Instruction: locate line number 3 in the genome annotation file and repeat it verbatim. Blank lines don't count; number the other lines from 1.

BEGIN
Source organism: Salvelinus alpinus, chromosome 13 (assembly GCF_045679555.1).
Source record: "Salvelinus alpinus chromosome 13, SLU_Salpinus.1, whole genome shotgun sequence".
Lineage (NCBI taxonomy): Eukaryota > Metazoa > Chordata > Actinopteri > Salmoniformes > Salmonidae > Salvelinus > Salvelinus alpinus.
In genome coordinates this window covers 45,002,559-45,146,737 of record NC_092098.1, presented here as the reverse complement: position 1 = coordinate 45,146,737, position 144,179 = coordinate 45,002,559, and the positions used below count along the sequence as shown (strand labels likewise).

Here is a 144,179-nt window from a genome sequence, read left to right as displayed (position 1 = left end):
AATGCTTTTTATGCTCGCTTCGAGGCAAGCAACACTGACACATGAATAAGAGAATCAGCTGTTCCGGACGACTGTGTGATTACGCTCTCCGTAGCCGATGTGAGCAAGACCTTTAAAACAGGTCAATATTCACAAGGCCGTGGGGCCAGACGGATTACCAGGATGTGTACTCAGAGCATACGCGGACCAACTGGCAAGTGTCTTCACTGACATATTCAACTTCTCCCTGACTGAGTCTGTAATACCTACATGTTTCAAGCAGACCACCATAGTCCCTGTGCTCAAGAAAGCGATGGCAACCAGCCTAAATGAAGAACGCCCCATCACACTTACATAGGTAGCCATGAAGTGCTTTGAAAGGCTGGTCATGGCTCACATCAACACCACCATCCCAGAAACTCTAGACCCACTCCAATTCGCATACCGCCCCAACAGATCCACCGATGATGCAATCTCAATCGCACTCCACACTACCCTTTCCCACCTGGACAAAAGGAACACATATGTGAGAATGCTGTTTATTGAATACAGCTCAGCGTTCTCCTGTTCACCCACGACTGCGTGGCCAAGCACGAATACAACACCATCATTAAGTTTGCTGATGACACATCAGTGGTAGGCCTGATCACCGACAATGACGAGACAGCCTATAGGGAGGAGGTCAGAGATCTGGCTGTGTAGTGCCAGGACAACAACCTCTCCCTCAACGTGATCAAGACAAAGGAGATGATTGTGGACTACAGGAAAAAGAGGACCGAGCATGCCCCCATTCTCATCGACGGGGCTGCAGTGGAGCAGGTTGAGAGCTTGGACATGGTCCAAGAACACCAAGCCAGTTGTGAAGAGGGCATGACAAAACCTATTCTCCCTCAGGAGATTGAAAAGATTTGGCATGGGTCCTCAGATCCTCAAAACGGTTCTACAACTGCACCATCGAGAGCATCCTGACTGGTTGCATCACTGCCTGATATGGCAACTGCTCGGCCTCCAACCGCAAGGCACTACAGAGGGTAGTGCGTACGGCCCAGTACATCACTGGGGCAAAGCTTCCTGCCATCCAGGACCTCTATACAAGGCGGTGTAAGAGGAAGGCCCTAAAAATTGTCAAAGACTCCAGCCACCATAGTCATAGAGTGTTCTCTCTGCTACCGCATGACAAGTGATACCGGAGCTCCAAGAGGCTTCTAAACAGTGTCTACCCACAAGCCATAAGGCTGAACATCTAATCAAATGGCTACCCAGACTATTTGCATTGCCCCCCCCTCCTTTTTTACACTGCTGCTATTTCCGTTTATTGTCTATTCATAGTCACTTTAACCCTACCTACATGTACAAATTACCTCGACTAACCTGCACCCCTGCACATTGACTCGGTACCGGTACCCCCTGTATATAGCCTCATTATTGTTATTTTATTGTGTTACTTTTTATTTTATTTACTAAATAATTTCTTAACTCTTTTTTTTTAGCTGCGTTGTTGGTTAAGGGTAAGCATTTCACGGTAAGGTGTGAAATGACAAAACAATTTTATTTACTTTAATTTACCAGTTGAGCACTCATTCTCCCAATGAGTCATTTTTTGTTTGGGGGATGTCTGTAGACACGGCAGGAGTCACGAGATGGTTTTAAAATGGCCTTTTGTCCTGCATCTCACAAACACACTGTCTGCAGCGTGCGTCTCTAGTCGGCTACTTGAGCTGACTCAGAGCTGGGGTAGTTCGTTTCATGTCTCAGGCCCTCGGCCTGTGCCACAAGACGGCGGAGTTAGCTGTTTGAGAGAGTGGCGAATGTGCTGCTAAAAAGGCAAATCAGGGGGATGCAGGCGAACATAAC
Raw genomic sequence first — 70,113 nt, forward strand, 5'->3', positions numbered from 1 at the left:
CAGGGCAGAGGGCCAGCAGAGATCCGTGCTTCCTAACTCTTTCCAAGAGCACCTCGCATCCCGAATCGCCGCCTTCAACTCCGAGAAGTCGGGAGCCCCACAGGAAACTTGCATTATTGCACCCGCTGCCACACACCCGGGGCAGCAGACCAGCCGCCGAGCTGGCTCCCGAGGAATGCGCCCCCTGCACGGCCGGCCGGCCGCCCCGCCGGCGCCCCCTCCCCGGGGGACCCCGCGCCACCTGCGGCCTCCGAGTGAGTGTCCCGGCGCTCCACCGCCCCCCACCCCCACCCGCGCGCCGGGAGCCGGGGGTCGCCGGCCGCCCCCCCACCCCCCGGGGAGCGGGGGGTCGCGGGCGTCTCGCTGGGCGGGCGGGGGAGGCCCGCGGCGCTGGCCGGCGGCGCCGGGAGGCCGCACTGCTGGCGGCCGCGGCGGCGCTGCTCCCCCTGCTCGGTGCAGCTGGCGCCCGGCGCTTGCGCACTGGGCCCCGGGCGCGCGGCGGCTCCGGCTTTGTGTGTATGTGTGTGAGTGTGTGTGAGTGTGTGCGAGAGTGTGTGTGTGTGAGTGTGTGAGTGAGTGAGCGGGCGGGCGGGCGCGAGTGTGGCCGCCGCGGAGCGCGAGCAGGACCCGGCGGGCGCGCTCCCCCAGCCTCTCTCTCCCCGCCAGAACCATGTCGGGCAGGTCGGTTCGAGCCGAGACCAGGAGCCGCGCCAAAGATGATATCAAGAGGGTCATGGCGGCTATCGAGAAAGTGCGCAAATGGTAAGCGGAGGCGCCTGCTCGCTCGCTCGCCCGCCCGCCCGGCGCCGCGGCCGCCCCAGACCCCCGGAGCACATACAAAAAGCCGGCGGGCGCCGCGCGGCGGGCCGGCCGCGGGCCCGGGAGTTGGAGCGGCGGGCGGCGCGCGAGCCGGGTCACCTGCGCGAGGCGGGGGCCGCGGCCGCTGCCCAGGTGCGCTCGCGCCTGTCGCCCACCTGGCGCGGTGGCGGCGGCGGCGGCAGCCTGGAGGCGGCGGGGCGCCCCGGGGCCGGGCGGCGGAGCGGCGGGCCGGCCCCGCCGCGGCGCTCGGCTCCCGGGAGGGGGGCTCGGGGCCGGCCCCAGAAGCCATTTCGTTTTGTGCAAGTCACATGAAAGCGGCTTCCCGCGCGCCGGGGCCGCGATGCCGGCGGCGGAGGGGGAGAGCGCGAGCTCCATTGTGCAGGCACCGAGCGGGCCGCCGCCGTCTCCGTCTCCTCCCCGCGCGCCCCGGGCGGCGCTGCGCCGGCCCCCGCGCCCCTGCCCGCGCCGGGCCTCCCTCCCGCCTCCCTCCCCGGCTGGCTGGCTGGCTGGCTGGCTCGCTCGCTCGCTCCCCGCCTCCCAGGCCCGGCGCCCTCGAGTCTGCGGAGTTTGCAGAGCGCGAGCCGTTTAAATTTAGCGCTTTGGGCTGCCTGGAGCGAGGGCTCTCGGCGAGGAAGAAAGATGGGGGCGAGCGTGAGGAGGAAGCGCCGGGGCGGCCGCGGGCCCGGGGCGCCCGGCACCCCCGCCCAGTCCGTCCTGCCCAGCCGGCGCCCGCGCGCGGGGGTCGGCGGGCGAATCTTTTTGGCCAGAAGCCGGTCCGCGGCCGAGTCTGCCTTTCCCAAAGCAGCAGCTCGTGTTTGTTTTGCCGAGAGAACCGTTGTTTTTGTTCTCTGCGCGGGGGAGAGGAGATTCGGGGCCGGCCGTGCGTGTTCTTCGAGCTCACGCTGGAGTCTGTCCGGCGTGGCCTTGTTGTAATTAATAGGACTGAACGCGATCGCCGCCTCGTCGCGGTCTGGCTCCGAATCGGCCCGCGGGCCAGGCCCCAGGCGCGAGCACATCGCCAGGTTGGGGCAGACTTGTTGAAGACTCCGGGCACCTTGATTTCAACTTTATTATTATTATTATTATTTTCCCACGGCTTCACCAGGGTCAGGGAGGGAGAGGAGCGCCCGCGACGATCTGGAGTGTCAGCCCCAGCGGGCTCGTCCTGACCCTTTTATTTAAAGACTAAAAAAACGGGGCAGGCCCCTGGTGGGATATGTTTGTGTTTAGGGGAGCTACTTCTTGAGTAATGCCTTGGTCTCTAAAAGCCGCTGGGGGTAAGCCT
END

Lineage (NCBI taxonomy): Eukaryota > Metazoa > Chordata > Actinopteri > Salmoniformes > Salmonidae > Salvelinus > Salvelinus alpinus.